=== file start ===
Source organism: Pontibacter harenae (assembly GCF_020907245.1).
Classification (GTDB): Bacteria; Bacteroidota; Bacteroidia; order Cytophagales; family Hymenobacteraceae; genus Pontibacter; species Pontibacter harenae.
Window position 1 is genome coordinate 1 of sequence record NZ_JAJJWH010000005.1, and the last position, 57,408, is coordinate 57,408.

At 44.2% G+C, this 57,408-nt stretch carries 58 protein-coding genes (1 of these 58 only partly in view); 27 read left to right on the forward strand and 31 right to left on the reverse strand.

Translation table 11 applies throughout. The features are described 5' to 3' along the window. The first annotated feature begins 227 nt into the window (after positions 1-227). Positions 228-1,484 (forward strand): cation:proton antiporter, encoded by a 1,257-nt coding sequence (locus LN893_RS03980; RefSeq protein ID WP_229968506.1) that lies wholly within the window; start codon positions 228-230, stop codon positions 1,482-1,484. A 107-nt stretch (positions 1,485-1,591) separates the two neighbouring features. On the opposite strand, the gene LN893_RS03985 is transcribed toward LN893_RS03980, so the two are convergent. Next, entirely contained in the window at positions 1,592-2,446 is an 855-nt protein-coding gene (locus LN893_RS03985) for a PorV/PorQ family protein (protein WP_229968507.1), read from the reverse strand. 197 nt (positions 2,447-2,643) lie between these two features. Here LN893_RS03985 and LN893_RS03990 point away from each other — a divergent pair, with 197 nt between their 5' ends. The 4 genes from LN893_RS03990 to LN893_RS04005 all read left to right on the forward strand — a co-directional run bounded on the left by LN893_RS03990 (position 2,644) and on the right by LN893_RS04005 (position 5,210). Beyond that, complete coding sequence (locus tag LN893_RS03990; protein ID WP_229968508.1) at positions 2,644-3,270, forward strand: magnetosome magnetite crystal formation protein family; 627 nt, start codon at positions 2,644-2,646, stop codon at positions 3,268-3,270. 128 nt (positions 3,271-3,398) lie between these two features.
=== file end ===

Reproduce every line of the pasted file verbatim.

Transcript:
Source organism: Pontibacter harenae (assembly GCF_020907245.1).
Classification (GTDB): Bacteria; Bacteroidota; Bacteroidia; order Cytophagales; family Hymenobacteraceae; genus Pontibacter; species Pontibacter harenae.
Window position 1 is genome coordinate 1 of sequence record NZ_JAJJWH010000005.1, and the last position, 57,408, is coordinate 57,408.

At 44.2% G+C, this 57,408-nt stretch carries 58 protein-coding genes (1 of these 58 only partly in view); 27 read left to right on the forward strand and 31 right to left on the reverse strand.

Translation table 11 applies throughout. The features are described 5' to 3' along the window. The first annotated feature begins 227 nt into the window (after positions 1-227). Positions 228-1,484 (forward strand): cation:proton antiporter, encoded by a 1,257-nt coding sequence (locus LN893_RS03980; RefSeq protein ID WP_229968506.1) that lies wholly within the window; start codon positions 228-230, stop codon positions 1,482-1,484. A 107-nt stretch (positions 1,485-1,591) separates the two neighbouring features. On the opposite strand, the gene LN893_RS03985 is transcribed toward LN893_RS03980, so the two are convergent. Next, entirely contained in the window at positions 1,592-2,446 is an 855-nt protein-coding gene (locus LN893_RS03985) for a PorV/PorQ family protein (protein WP_229968507.1), read from the reverse strand. 197 nt (positions 2,447-2,643) lie between these two features. Here LN893_RS03985 and LN893_RS03990 point away from each other — a divergent pair, with 197 nt between their 5' ends. The 4 genes from LN893_RS03990 to LN893_RS04005 all read left to right on the forward strand — a co-directional run bounded on the left by LN893_RS03990 (position 2,644) and on the right by LN893_RS04005 (position 5,210). Beyond that, complete coding sequence (locus tag LN893_RS03990; protein ID WP_229968508.1) at positions 2,644-3,270, forward strand: magnetosome magnetite crystal formation protein family; 627 nt, start codon at positions 2,644-2,646, stop codon at positions 3,268-3,270. 128 nt (positions 3,271-3,398) lie between these two features.